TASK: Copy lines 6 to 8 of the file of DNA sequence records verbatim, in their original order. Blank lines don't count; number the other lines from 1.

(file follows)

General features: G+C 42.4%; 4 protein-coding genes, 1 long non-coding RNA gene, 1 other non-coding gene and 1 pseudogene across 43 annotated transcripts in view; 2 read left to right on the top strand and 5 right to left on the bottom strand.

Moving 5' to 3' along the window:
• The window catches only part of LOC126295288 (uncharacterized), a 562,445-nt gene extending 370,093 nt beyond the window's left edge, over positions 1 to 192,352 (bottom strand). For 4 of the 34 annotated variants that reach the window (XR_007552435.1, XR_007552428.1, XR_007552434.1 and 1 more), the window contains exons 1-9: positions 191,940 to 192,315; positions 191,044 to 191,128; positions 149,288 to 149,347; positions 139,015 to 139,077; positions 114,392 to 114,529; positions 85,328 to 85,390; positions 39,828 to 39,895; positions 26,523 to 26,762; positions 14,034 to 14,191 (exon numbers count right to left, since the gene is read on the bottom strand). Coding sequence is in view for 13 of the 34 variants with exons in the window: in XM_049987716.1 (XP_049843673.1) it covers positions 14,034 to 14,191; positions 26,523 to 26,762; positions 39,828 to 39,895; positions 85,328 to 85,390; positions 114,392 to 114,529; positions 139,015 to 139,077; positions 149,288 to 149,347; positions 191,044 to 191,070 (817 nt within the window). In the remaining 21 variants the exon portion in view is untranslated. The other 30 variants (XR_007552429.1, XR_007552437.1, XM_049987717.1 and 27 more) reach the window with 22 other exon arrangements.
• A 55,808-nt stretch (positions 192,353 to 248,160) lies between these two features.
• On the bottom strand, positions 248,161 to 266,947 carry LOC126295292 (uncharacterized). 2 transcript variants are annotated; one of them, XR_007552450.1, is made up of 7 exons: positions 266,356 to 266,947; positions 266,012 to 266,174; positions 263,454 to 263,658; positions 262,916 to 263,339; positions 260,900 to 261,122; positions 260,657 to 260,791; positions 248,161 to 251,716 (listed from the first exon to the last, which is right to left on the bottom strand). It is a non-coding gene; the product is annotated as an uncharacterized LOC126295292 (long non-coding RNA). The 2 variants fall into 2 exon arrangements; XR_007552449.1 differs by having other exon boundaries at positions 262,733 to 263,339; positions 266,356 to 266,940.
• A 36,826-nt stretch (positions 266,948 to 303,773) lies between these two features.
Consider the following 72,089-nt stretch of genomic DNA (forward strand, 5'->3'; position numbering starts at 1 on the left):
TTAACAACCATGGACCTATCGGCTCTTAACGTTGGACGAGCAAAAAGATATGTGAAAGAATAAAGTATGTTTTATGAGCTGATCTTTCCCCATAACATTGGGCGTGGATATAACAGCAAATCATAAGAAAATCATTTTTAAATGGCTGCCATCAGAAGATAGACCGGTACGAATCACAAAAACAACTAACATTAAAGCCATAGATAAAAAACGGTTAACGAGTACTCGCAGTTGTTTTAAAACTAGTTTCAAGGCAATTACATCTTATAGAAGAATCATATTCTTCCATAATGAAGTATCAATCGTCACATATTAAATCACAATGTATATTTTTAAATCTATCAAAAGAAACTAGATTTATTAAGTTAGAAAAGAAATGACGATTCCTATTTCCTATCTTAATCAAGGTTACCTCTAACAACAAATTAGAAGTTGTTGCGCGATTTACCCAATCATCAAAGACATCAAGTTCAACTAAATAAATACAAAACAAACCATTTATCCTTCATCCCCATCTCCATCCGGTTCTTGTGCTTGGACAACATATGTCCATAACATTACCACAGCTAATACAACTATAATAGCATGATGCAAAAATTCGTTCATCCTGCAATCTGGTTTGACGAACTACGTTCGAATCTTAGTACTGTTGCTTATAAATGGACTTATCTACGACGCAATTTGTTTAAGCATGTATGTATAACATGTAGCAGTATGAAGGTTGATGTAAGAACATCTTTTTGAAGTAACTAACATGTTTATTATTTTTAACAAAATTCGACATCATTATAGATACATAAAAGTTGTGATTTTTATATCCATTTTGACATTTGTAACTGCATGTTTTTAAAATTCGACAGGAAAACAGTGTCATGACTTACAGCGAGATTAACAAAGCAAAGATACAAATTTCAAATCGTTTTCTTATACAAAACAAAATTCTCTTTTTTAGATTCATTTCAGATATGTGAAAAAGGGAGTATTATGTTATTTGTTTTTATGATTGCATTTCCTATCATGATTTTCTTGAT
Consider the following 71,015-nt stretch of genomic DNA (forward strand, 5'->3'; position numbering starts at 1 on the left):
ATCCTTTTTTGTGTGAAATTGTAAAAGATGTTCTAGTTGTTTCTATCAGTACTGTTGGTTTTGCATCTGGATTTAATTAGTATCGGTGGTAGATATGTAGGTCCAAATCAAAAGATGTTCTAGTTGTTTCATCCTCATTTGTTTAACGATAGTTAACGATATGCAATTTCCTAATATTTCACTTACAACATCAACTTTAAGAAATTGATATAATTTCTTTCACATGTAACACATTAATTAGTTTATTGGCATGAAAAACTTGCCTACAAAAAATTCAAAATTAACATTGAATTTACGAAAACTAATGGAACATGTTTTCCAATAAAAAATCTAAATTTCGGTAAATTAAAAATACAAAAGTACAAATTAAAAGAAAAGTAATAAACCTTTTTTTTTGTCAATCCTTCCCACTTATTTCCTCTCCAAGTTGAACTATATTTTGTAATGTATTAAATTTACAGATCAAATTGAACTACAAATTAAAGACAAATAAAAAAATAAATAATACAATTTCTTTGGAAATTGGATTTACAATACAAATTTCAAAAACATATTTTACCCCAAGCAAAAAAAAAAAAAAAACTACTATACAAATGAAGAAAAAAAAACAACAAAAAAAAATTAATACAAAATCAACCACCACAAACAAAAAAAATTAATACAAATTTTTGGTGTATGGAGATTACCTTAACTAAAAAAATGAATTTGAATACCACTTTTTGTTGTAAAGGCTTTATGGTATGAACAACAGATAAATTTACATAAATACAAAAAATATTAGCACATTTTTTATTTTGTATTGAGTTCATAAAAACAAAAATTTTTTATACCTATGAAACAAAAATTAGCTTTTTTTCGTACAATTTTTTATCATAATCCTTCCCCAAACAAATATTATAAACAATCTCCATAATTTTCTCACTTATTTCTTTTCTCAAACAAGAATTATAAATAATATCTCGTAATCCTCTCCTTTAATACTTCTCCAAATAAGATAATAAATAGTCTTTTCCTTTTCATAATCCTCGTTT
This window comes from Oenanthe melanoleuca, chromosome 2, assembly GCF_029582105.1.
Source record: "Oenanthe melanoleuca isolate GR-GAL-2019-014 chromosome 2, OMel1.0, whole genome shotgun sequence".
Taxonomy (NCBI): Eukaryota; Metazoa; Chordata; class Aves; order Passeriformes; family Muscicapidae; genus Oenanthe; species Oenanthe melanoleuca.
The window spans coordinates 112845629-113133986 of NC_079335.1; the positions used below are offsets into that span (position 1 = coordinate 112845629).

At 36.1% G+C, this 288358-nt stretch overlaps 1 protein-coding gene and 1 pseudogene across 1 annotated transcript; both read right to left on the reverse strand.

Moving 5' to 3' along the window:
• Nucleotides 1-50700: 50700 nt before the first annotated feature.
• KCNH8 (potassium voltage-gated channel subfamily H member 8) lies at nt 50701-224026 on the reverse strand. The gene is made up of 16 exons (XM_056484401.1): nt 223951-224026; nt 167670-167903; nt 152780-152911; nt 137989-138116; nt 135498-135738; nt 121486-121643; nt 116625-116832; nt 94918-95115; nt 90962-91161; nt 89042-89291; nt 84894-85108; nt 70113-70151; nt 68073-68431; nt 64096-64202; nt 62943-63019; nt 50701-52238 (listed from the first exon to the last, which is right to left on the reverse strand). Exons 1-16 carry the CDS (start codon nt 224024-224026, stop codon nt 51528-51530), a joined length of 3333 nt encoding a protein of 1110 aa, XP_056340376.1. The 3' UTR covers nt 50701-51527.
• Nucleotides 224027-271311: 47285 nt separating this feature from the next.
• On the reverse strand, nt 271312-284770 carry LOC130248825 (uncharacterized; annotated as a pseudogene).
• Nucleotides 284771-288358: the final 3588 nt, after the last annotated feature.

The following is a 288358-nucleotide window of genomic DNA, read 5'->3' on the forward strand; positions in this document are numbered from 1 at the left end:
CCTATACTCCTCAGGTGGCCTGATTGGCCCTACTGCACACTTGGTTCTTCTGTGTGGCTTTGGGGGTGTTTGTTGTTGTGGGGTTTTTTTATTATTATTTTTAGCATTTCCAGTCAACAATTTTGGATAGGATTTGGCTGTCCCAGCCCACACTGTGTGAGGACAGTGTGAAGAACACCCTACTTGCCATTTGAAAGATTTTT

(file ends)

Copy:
• A 36,826-nt stretch (positions 266,948 to 303,773) lies between these two features.
Consider the following 72,089-nt stretch of genomic DNA (forward strand, 5'->3'; position numbering starts at 1 on the left):
TTAACAACCATGGACCTATCGGCTCTTAACGTTGGACGAGCAAAAAGATATGTGAAAGAATAAAGTATGTTTTATGAGCTGATCTTTCCCCATAACATTGGGCGTGGATATAACAGCAAATCATAAGAAAATCATTTTTAAATGGCTGCCATCAGAAGATAGACCGGTACGAATCACAAAAACAACTAACATTAAAGCCATAGATAAAAAACGGTTAACGAGTACTCGCAGTTGTTTTAAAACTAGTTTCAAGGCAATTACATCTTATAGAAGAATCATATTCTTCCATAATGAAGTATCAATCGTCACATATTAAATCACAATGTATATTTTTAAATCTATCAAAAGAAACTAGATTTATTAAGTTAGAAAAGAAATGACGATTCCTATTTCCTATCTTAATCAAGGTTACCTCTAACAACAAATTAGAAGTTGTTGCGCGATTTACCCAATCATCAAAGACATCAAGTTCAACTAAATAAATACAAAACAAACCATTTATCCTTCATCCCCATCTCCATCCGGTTCTTGTGCTTGGACAACATATGTCCATAACATTACCACAGCTAATACAACTATAATAGCATGATGCAAAAATTCGTTCATCCTGCAATCTGGTTTGACGAACTACGTTCGAATCTTAGTACTGTTGCTTATAAATGGACTTATCTACGACGCAATTTGTTTAAGCATGTATGTATAACATGTAGCAGTATGAAGGTTGATGTAAGAACATCTTTTTGAAGTAACTAACATGTTTATTATTTTTAACAAAATTCGACATCATTATAGATACATAAAAGTTGTGATTTTTATATCCATTTTGACATTTGTAACTGCATGTTTTTAAAATTCGACAGGAAAACAGTGTCATGACTTACAGCGAGATTAACAAAGCAAAGATACAAATTTCAAATCGTTTTCTTATACAAAACAAAATTCTCTTTTTTAGATTCATTTCAGATATGTGAAAAAGGGAGTATTATGTTATTTGTTTTTATGATTGCATTTCCTATCATGATTTTCTTGAT